MDMA is a drug also known as ecstasy and molly. It can be detected in some bodily fluids for up to three days, but when it comes to how long does MDMA stay in your system, molly may remain in a user’s system longer, depending on the dose. If you are concerned about someone you love using MDMA during their nights out with friends and at parties, contact the caring professionals at Evoke Wellness at Coconut Creek online or call 866.693.3871 today to learn how our residential treatment program can help.
What Is MDMA?
MDMA (or 3,4-methylenedioxymethamphetamine) is an illicit, synthetic drug with hallucinogenic and stimulant properties. It is also known on the street as “molly” and is commonly called ecstasy or E. MDMA is usually taken in pill form but can also be snorted, smoked, or injected. The hallucinogenic effects of MDMA typically last for 3-6 hours, the length of a night out at a club or party where this drug is often used. MDMA brings on euphoria and buzzing energy, making users feel emotionally close to others. The drugs can negatively affect the mental health of users, causing them to feel:
Some may think that MDMA is simply a good time drug, but taking MDMA can be dangerous. The risks and dangers of the drug include:
- Heart problems
- Interference with the body’s ability to regulate serotonin levels which leads to long-term problems with mood and cognition
How Long Does MDMA Stay in Your System?
MDMA is usually detectable in bodily fluids for one to three days after ingestion. However, it may be detected for up to five days or more in some circumstances. Like other illicit drugs, MDMA is detectable in the user’s hair for several months. Most fluid-based detection windows are based on a single MDMA dose ranging from around 50 to 160 milligrams, but higher doses will take longer to leave your system. When answering the question of how long does MDMA stay in your system, it is essential to note that detection times are based on the time a person last took the drug. Taking multiple doses over a period of several hours can lengthen the detection window.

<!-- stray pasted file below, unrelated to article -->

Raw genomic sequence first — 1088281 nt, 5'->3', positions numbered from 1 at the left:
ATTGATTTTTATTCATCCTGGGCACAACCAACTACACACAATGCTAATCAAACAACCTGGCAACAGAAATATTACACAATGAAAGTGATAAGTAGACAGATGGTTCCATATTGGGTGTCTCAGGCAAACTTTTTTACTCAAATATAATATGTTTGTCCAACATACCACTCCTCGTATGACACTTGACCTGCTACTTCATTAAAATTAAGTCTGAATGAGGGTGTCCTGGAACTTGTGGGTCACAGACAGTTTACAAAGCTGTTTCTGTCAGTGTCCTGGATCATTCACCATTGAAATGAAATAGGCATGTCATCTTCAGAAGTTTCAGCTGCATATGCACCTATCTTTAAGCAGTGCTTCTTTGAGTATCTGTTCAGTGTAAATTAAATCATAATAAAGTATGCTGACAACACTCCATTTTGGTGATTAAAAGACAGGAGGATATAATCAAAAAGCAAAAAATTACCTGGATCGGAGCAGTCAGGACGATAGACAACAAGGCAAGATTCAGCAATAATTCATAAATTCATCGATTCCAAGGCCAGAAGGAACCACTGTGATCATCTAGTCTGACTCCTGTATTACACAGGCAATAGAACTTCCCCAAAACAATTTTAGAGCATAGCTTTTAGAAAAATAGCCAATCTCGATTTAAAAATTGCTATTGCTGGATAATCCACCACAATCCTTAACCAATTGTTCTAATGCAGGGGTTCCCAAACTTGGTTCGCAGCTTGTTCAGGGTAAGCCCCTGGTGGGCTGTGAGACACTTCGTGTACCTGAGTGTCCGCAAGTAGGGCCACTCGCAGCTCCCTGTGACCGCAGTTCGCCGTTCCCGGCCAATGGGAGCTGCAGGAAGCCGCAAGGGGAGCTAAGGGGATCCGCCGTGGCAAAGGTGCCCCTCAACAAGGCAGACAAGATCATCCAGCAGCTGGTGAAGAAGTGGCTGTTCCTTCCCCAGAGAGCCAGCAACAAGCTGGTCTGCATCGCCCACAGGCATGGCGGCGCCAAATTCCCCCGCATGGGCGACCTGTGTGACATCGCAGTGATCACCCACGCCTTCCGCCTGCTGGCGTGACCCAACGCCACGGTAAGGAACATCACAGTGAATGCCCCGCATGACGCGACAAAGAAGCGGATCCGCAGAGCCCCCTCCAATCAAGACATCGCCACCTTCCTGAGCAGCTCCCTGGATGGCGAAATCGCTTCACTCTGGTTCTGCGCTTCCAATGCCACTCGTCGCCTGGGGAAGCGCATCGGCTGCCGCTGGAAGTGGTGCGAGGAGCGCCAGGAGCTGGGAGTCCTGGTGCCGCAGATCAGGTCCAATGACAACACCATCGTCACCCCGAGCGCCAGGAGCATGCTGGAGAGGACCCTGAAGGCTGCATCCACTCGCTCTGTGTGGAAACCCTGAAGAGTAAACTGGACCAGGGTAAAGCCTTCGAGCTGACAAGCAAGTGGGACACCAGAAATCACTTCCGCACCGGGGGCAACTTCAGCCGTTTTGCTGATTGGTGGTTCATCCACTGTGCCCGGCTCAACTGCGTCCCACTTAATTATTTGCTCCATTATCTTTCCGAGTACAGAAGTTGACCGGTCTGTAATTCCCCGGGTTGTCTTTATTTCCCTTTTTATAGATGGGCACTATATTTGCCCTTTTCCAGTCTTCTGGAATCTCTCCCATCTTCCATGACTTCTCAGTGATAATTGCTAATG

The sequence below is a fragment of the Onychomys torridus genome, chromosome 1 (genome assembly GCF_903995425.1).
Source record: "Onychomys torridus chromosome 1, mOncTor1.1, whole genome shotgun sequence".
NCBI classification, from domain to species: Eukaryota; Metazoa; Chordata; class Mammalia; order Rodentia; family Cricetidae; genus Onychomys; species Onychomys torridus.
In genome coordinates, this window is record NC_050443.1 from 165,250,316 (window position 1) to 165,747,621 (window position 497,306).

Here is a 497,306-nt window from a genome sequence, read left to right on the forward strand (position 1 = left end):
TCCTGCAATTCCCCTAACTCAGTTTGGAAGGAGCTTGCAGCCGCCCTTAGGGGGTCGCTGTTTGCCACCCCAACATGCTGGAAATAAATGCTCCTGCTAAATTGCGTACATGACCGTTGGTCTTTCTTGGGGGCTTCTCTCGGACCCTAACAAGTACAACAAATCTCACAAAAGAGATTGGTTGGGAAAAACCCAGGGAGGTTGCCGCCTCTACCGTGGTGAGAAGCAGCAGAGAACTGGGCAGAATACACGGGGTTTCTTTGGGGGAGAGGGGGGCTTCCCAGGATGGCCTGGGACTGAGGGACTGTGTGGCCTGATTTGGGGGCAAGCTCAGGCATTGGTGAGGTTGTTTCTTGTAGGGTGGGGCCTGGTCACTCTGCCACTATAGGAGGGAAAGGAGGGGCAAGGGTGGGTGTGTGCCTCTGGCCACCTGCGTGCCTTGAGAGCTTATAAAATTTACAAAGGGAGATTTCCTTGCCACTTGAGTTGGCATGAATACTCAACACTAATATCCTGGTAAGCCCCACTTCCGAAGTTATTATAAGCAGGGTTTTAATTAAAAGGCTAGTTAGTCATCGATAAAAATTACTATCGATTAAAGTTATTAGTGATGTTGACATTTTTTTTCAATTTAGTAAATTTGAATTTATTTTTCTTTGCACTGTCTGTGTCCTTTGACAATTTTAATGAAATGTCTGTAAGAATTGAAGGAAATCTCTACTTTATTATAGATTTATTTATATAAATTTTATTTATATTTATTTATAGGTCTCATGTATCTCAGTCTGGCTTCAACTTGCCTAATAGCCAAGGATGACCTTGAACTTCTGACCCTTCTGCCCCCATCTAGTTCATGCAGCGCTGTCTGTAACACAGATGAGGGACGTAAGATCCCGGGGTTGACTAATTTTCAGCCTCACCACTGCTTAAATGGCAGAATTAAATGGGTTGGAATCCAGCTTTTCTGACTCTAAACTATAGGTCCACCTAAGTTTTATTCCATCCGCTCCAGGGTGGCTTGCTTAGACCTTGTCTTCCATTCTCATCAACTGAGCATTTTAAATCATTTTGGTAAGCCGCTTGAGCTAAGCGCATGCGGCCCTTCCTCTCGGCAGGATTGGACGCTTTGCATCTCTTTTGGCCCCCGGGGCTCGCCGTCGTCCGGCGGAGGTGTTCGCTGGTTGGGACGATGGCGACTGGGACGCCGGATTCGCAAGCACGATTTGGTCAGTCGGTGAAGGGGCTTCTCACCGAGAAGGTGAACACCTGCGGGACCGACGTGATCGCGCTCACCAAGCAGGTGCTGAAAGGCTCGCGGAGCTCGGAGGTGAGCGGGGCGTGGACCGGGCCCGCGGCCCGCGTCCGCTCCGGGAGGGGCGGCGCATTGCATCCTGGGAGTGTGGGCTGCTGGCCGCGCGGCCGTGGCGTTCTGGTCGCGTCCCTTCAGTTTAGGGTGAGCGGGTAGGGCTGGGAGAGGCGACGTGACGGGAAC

MDMA is absorbed into a person’s intestinal tract after ingestion. Its concentration peaks around two hours after it’s taken and is broken down in the liver, primarily, where it’s turned into other chemical compounds called metabolites. MDMA has a half-life of approximately eight hours. This is when roughly half of the drug is gone from your system, but another 32 hours are needed for a total of 95% of the drug to no longer be in your system. Yet MDMA is still detectable long after.
MDMA is detectable in the body for anywhere from around two days to three months after ingestion, depending on the type of drug test used, because different drug testing methods have different detection windows based on how the drug is absorbed and broken down in the body. Here are typical types of drug tests and how long MDMA stays in your system and is detectable from each.
A person who takes a high dose of MDMA may have the drug present in their urine around a half hour after ingestion, but MDMA is detectable in urine for up to three days.
MDMA can typically be detected in a person’s blood for around one to two days after the drug is ingested. It’s absorbed quickly into the bloodstream and reaches peak levels a couple of hours after the drug is taken until it reaches the liver, where it’s broken down.
MDMA stays in your system and is detectable through a saliva test for one to two days. Since the club drug is typically taken by mouth, it appears quickly in the saliva, showing up on tests before the party is even over.
When it comes to how long does MDMA stay in your system, molly sticks around the longest in the hair and scalp, where it can be detected for up to three months.
Learn More at Evoke Wellness
If you feel that a loved one is taking MDMA and becoming addicted to the drug, contact us today using our secure online form or call us at 866.693.3871. Our residential treatment program can break the cycle of drug use and help avoid any potential dangers of MDMA, including the drug being a gateway to more illicit substances and addiction.